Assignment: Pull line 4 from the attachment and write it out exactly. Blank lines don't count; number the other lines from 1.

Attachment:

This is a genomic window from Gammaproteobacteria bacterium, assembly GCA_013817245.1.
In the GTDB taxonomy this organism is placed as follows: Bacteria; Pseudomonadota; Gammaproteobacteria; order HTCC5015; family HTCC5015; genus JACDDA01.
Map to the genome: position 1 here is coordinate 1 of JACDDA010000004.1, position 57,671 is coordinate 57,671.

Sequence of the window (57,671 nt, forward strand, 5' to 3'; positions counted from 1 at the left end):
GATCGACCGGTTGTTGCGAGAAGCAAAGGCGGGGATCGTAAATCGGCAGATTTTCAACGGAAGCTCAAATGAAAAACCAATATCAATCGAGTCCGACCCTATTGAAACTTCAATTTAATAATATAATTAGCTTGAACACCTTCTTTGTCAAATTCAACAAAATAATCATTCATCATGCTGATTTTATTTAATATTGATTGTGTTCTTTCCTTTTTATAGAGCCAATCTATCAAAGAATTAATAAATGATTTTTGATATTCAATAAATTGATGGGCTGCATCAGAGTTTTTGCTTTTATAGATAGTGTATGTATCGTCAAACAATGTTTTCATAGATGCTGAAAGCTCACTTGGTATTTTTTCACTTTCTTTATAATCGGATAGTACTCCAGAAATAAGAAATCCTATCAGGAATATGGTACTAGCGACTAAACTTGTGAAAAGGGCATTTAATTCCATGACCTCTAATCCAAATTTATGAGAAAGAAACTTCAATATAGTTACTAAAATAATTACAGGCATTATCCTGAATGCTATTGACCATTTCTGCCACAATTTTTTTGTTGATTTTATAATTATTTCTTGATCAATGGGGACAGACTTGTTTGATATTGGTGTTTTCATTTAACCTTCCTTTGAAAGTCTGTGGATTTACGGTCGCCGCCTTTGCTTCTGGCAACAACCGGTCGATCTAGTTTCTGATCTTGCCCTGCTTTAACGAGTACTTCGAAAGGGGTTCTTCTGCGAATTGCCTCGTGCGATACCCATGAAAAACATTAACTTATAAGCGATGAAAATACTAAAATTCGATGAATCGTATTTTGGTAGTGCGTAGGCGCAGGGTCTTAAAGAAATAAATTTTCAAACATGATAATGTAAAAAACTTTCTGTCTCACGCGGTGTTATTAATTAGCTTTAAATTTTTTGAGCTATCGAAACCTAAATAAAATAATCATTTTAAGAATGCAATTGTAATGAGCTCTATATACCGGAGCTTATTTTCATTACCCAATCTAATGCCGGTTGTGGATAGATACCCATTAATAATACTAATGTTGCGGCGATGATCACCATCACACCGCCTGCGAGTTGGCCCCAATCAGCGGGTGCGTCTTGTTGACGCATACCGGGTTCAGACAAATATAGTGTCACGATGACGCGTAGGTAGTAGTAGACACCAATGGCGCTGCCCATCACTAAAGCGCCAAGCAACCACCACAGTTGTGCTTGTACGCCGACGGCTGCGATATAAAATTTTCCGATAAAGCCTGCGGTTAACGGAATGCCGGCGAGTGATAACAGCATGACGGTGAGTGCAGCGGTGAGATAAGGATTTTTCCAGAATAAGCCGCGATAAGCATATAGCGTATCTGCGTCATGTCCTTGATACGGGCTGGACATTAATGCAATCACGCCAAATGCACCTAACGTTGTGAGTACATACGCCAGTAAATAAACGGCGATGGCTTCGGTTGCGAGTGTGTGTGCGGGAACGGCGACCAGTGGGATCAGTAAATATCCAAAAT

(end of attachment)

Sequence of the window (57,671 nt, forward strand, 5' to 3'; positions counted from 1 at the left end):